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EV100 visual identity competition: Winning entry presented

On Monday the winning entry of the EV100 competition was presented. The task was to create a proposal for a visual identity of Estonia’s 100-year jubilee in 2018 as well as a brand for the country’s upcoming European Union presidency next year. The winning proposal by Estonian agency Identity bears a striking resemblance to a Californian skateboard chain.

According to EV100 marketing and communications director, Anneli Ohvril, the entry conditions were very strict. While in the case of the copywriter used for the right message a lack of Estonian skills was still acceptable, the designers needed working proficiency.

Strict requirements for entrants

Looking at the requirements listed in the public tender documents of the competition, what entrants needed was a team of six, among them a creative director and a chief designer, each of which with a decade of experience in their field, and a whole portfolio of comparable projects successfully completed.

Also, the team needed to be represented by an Estonian business — hardly a surprising requirement, considering that the competition was about the national brand for the time of the EU presidency, and for the jubilee year.

According to, eight entries were submitted, five of which for the EU presidency’s visual identity, and three for the 100-year anniversary of the Republic of Estonia. A jury of ten consisting of representatives of Estonian advertising and marketing associations judged the entries (members listed at the end of this article).

Winning entry not the final logo

The winners were Meelis Opmann, Martin Tõnts, Ionel Lehari, and Ants Lusti of Tallinn agency Identity. They won first place in both categories. Their design can be seen in the gallery above. The size of the public contract is €250,000.

Asked about the winner, EV100’s Anneli Ohvril stated that the design presented on Monday was not the final visual identity, but that the real work for the agency was only starting now. As one of the reasons for their very strict requirements, Ohvril stressed that they weren’t looking for a logo, but for a reliable partner to work out the visual identities for the 100-year anniversary and the EU presidency in detail.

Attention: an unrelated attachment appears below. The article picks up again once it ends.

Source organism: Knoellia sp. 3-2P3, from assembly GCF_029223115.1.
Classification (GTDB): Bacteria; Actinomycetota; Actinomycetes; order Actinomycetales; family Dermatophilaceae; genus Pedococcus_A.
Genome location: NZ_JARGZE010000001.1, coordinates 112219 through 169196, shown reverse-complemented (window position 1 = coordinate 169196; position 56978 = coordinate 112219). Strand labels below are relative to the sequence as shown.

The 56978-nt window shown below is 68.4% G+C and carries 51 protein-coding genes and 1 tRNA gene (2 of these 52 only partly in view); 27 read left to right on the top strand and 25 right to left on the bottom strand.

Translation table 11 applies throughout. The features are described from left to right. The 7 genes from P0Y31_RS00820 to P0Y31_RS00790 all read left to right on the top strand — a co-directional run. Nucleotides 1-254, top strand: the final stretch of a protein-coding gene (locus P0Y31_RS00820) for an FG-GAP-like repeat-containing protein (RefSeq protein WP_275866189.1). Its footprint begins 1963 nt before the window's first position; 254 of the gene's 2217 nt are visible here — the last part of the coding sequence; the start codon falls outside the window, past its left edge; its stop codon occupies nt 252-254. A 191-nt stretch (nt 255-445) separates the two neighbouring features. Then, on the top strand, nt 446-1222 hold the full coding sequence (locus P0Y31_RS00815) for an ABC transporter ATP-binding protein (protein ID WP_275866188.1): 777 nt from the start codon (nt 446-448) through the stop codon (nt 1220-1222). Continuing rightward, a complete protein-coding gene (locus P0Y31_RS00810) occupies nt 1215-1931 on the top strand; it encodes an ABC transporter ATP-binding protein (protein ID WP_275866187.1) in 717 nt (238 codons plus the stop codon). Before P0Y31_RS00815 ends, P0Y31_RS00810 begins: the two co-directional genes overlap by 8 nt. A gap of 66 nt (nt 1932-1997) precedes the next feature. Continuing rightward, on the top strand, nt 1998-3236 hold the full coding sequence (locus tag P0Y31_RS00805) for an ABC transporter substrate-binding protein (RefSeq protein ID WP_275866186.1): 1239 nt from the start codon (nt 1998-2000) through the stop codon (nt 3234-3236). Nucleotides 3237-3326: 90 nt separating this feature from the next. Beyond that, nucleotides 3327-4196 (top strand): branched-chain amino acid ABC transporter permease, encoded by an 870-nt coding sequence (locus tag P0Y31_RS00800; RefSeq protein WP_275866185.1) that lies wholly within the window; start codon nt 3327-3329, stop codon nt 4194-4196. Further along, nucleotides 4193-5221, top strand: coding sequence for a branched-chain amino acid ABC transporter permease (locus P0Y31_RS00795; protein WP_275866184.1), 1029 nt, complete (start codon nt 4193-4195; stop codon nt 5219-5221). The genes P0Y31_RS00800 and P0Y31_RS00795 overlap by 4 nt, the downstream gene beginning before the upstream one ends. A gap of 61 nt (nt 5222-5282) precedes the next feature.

Revisiting a 1990s classic: EV100's visual overlap with Plan B Skateboards

Shortly after the presentation of the winner, comparisons began making rounds on social media with the logo of Californian skateboard producer Plan B (see below), in business with variations of the same visual theme since 1991. Speaking to ERR News on Tuesday, designer Ionel Lehari claimed that this kind of “visual overlap” was a very common phenomenon, as almost everything had been done already concerning the logo’s play with shapes.

1990s classic: Plan B skateboard

Commenting on the same issue, Ohvril said that though they hadn’t taken up this matter with the agency yet, EV100 were aware that the logo was “quite similar” to that of Plan B, and that they would discuss it. Again, there was no real problem here, as the project was subject to change still, Ohvril pointed out.

Also part of Identity’s entry, their proposal for the Estonian EU presidency’s visual appearance has not been made public yet, as it is customary to keep it under lock and key not to interfere with the current presidency’s appearance. The entry would be made public in April or May 2017, Ohvril confirmed.

ERR News contacted Plan B for comment, but due to different time zones was still waiting for a response at the time this article was published. Update to follow.

The jury:

Jane Oblikas (Estonian Design Center), Ilona Gurjanova (Estonian Association of Designers), Jaanus Tamme (of the Estonian marketing communications agencies association), Alari Orav (Estonian design team, EAS), Aive Hiiepuu (Estonian Public Relations Association), Anu-Mall Naarits (Marketingi Instituut), Maria Alajõe (Chancellery of the Riigikogu), Anneli Ohvril (Government Office of Estonia, EV100), Tiina Urm (Government Office of Estonia, EU presidency) ja Sean Larkins (WPP Government and Public Sector Practice).

Editor: Editor: Dario Cavegn

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